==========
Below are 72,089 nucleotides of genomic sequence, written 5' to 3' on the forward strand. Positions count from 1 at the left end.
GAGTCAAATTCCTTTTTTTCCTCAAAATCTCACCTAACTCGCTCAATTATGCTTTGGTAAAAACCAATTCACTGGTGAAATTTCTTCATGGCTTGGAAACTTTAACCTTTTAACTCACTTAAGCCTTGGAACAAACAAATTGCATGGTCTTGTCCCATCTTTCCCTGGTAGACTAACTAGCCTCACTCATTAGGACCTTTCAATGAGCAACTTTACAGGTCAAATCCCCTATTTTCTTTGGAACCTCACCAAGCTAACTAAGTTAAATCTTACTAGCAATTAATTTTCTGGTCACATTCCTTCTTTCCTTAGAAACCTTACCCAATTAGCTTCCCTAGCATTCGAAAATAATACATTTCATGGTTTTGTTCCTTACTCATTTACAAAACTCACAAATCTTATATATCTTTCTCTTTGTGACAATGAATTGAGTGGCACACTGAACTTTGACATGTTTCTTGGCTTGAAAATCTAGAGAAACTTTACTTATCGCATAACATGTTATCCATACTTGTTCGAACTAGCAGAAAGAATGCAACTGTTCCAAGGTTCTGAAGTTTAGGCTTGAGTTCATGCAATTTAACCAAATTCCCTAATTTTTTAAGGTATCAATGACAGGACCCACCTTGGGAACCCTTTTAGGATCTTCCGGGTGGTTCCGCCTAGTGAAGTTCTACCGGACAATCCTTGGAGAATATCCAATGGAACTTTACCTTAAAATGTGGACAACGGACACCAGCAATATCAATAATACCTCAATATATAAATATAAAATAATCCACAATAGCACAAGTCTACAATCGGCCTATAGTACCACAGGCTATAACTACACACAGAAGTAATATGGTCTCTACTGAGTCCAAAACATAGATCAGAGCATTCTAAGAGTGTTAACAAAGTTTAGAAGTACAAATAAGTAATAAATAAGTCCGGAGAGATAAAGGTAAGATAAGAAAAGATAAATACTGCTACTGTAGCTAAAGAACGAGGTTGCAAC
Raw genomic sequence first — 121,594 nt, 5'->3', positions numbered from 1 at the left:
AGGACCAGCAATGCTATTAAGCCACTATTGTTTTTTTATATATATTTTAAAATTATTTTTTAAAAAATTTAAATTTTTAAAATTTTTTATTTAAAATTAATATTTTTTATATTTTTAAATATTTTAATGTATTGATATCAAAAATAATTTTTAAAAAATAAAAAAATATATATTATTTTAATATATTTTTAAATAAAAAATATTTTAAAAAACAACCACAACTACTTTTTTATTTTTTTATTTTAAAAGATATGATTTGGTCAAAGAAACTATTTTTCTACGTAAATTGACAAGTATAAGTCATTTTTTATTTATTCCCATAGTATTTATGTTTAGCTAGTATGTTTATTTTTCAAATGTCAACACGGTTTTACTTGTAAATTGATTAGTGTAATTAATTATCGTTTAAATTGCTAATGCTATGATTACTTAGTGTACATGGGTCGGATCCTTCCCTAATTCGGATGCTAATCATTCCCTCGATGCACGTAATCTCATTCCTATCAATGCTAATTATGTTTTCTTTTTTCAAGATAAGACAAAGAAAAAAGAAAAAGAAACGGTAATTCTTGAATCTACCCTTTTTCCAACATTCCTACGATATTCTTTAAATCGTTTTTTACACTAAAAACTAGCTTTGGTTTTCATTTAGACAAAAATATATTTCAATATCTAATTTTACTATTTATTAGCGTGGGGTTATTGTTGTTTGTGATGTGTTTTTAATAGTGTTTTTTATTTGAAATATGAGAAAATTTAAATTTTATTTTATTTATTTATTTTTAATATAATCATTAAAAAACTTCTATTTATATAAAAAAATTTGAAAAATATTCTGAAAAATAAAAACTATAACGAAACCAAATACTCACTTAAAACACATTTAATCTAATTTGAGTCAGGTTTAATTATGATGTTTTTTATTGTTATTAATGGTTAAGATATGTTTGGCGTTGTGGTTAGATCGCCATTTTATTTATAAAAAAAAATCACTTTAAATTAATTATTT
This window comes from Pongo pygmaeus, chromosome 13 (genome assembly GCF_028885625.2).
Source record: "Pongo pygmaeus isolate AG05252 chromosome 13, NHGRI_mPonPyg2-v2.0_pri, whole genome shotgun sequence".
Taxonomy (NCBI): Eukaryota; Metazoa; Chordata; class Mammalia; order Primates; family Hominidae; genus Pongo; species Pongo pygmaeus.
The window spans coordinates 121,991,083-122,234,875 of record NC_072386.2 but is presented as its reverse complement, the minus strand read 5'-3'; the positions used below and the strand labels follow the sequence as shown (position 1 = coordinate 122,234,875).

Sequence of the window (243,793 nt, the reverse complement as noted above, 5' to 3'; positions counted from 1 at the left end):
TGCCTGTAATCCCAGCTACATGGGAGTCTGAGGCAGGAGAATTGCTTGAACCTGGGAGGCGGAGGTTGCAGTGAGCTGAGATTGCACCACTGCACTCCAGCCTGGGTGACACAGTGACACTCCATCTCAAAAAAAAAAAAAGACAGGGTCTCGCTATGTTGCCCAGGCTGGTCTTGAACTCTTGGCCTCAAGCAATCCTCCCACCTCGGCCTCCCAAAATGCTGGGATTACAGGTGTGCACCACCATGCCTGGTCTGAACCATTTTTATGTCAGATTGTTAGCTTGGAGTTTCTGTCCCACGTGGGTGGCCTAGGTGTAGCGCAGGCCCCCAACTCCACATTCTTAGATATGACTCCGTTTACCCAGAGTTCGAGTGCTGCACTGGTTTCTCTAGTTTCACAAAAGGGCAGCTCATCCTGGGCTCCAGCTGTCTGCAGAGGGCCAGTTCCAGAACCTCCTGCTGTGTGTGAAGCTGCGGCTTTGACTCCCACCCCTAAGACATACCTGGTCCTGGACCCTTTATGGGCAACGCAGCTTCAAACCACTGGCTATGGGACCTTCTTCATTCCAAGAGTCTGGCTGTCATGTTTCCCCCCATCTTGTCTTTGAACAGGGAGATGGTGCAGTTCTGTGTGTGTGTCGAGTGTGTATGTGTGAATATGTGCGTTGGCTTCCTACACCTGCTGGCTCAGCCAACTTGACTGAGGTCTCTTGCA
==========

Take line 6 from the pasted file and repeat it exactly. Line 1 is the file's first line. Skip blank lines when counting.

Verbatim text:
Source record: "Pongo pygmaeus isolate AG05252 chromosome 13, NHGRI_mPonPyg2-v2.0_pri, whole genome shotgun sequence".